For our first full day in Yosemite – our plan was to follow the Panorama Trail – billed as one of the premier hikes in the park for both the view factor and, because of its length – 8.5 miles, diminished crowds.    Besides the wow factor, we chose this hike as a good intro/warm up – our plan for wednesday’s hike was a 14-miler.  Panorama trail is typically done and we did it as a point-to-point hike, which meant making arrangements to get to the trailhead.   Fortunately (and the web is an amazing place), we found a bus service – enabling one-way travel from the valley (the hub of all activity in Yosemite) to Glacier Point.

yosemite - panorama 1

At this time of the year, there are definitely fewer crowds – making for a more enjoyable park experience.  Even so, when we arrived at the bus pickup point in the morning, we discovered there were two buses going to Glacier Point – one filled with round-trip passengers, and another filled and solely dedicated to one-way trippers (us and 55+ of our “trail buddies”!).   Nearly an hour later (remember, Yosemite’s vast expanse?), which was filled with stories and administrivia from our bus driver (tour-guide wannabe), we arrived at Glacier Point.   Us hikers quickly scattered to our various trails.

A quick photo op from Glacier Point, and we headed down the path toward Panorama trail – destined to see less than a handful of other hikers for the first half of the hike.    The trail descends gradually from the Point, roughly following the south valley wall, almost immediately rewarding us with frequent and expansive views across the valley to our left.   The temperature was ideal, low 60’s, with some cloud cover, and we covered the trail relatively quickly, seeing only a few other hikers, arriving at the junction with Nevada Falls trail well before noon.

As we started following the Nevada Falls trail headed westward back toward the valley, the crowds began to increase dramatically – the Muir trail being a very popular (and relatively short) trail experience for many leaving from the valley itself.   For us, the experience was still pretty awesome – views of the valley, Nevada Falls, and Illilouette Creek and a much more “interesting” trail experience – more boulders and rock piles:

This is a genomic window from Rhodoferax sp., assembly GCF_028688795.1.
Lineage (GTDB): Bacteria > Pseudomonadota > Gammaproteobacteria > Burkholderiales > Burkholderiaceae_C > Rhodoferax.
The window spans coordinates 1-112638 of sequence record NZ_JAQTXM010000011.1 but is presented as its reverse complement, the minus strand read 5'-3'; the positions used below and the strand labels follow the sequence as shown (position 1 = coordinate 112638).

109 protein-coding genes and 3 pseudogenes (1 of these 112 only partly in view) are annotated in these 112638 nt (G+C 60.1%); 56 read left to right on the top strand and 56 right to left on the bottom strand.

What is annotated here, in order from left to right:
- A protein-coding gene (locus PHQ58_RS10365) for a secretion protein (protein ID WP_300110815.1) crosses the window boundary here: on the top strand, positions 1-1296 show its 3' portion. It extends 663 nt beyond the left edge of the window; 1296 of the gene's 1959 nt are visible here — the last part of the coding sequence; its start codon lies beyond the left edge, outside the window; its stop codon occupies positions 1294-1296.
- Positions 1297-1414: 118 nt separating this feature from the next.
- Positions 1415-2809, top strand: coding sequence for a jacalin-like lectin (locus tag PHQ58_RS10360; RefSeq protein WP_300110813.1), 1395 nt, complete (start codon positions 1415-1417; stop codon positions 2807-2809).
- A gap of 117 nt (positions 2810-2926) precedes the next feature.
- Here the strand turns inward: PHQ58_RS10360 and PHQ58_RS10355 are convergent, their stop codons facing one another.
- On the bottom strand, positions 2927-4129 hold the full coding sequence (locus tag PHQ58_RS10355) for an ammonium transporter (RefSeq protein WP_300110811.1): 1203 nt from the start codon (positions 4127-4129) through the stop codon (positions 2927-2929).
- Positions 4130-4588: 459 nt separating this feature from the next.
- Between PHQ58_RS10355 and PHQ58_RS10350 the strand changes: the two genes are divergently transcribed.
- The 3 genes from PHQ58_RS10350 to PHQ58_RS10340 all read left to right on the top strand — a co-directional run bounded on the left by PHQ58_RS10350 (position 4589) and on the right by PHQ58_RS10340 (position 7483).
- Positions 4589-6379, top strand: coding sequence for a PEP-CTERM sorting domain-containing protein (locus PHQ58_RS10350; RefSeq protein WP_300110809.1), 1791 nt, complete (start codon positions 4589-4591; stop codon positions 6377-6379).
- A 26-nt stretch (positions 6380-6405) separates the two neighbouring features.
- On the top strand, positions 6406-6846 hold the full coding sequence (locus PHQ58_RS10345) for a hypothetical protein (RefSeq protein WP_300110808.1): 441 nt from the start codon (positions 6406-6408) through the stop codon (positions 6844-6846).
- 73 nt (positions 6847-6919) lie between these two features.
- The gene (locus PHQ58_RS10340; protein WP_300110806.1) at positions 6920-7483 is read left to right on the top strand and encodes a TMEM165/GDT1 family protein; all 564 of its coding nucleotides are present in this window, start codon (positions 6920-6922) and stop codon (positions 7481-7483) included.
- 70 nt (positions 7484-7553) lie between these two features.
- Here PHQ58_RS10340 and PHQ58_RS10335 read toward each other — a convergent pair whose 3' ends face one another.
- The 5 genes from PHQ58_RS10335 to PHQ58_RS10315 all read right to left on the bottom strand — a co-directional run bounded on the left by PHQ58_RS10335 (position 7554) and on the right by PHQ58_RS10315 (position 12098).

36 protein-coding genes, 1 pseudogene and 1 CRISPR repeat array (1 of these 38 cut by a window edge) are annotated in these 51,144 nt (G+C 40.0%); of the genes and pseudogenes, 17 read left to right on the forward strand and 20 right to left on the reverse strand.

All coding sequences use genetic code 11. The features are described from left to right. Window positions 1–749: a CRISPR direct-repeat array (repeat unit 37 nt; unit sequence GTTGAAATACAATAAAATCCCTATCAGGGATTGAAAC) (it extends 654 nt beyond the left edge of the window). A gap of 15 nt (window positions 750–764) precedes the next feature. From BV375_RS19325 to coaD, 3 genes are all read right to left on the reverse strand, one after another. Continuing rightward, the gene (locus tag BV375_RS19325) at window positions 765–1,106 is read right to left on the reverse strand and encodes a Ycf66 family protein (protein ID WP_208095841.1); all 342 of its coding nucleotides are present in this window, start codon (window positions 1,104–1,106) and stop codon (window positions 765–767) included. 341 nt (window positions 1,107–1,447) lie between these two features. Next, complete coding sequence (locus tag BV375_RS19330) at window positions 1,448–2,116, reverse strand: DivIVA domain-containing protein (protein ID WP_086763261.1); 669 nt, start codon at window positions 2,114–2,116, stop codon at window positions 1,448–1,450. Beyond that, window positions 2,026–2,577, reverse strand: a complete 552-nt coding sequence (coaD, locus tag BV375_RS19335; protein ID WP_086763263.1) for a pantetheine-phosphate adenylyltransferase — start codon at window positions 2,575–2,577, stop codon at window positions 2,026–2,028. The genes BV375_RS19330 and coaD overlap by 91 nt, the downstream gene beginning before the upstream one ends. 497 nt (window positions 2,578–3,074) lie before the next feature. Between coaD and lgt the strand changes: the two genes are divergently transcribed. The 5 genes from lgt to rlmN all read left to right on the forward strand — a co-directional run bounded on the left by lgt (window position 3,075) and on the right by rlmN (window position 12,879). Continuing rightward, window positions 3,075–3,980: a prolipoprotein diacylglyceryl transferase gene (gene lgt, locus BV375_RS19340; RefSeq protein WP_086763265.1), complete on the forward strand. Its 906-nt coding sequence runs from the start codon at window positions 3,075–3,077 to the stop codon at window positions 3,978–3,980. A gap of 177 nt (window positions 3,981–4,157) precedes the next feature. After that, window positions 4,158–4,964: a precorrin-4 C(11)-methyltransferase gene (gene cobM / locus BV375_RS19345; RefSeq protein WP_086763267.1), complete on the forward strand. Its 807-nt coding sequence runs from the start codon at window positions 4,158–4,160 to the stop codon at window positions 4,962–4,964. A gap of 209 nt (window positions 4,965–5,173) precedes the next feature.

yosemite - panorama peter
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We arrived back at the valley floor (Muir trailhead) and hopped on one of the valley shuttle buses back to our car. It was still early afternoon, so we decided to explore the valley a bit, taking a brief detour over to the Ahwahnee Hotel for an afternoon bite to eat on their patio.

Sunrise Trailhead


Wednesday – Clouds Rest

This hike was intended as our grand day out in Yosemite.  Topping out at 9,931 feet, the Clouds Rest summit is nearly 1000′ above the famed Half Dome and boasts views that are arguably some of the best in the entire park.

The plan was to approach Clouds Rest from the north – accessing the Sunrise trail from Tioga Road near Tenaya lake.   As the crow flies, the trailhead was only about 20 miles from the Condo, but Yosemite being what it is, it was nearly 60 miles and 1-1/2 hours drive time – we were up and out early, arriving at the trailhead shortly after 8am.

Clouds Rest Elevation Profile
Clouds Rest Elevation Profile

It was a chilly morning, fortunately no snow or frost, but cold enough to see our breath.   Bundling up, we were off and made quick headway on the nearly flat trail.  But that didn’t last long.  At about 1.25 miles, the trail started to gain elevation, a bit gradually at first, then very steeply, over the next 3/4 of a mile, with many switchbacks long the way.  That got us over 9,000 feet, with only another 800 feet of elevation in the next 3+ miles, which we again, covered relatively quickly.  That is, until we approached the summit.

... and a whole lotta nothing to our left.
That’s Half Dome in the lower right, just below the horizon … oh, and a whole lotta nothing just to our left.

Read any description of the Clouds rest trail, and they’ll talk about the “knife edge” over the last few hundred feet to the actual summit.  I like this description the best (from Yosemite Hikes):